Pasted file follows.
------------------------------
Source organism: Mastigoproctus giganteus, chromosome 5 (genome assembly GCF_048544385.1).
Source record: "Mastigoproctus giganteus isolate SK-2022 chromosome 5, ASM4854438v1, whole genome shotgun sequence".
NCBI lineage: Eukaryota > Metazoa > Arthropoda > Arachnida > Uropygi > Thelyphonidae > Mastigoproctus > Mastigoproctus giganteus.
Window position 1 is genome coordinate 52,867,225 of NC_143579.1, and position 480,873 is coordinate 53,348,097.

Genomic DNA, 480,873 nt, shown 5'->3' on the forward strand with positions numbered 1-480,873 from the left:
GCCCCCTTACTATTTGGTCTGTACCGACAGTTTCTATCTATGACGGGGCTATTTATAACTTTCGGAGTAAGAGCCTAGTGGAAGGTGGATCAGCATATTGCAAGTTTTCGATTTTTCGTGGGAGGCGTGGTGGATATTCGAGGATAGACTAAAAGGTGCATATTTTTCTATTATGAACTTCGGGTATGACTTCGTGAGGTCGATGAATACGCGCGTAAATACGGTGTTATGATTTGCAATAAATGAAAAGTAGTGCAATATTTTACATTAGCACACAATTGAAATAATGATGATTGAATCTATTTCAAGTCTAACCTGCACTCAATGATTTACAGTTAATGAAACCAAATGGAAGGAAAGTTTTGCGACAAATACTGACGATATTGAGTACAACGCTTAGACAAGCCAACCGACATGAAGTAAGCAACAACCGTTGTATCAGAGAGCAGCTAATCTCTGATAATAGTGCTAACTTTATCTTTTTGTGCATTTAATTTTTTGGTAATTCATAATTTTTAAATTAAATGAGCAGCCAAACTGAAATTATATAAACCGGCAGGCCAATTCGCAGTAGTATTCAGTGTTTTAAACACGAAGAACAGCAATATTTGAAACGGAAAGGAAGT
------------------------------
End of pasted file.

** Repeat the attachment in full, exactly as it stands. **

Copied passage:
Source organism: Mastigoproctus giganteus, chromosome 5 (genome assembly GCF_048544385.1).
Source record: "Mastigoproctus giganteus isolate SK-2022 chromosome 5, ASM4854438v1, whole genome shotgun sequence".
NCBI lineage: Eukaryota > Metazoa > Arthropoda > Arachnida > Uropygi > Thelyphonidae > Mastigoproctus > Mastigoproctus giganteus.
Window position 1 is genome coordinate 52,867,225 of NC_143579.1, and position 480,873 is coordinate 53,348,097.

Genomic DNA, 480,873 nt, shown 5'->3' on the forward strand with positions numbered 1-480,873 from the left:
GCCCCCTTACTATTTGGTCTGTACCGACAGTTTCTATCTATGACGGGGCTATTTATAACTTTCGGAGTAAGAGCCTAGTGGAAGGTGGATCAGCATATTGCAAGTTTTCGATTTTTCGTGGGAGGCGTGGTGGATATTCGAGGATAGACTAAAAGGTGCATATTTTTCTATTATGAACTTCGGGTATGACTTCGTGAGGTCGATGAATACGCGCGTAAATACGGTGTTATGATTTGCAATAAATGAAAAGTAGTGCAATATTTTACATTAGCACACAATTGAAATAATGATGATTGAATCTATTTCAAGTCTAACCTGCACTCAATGATTTACAGTTAATGAAACCAAATGGAAGGAAAGTTTTGCGACAAATACTGACGATATTGAGTACAACGCTTAGACAAGCCAACCGACATGAAGTAAGCAACAACCGTTGTATCAGAGAGCAGCTAATCTCTGATAATAGTGCTAACTTTATCTTTTTGTGCATTTAATTTTTTGGTAATTCATAATTTTTAAATTAAATGAGCAGCCAAACTGAAATTATATAAACCGGCAGGCCAATTCGCAGTAGTATTCAGTGTTTTAAACACGAAGAACAGCAATATTTGAAACGGAAAGGAAGT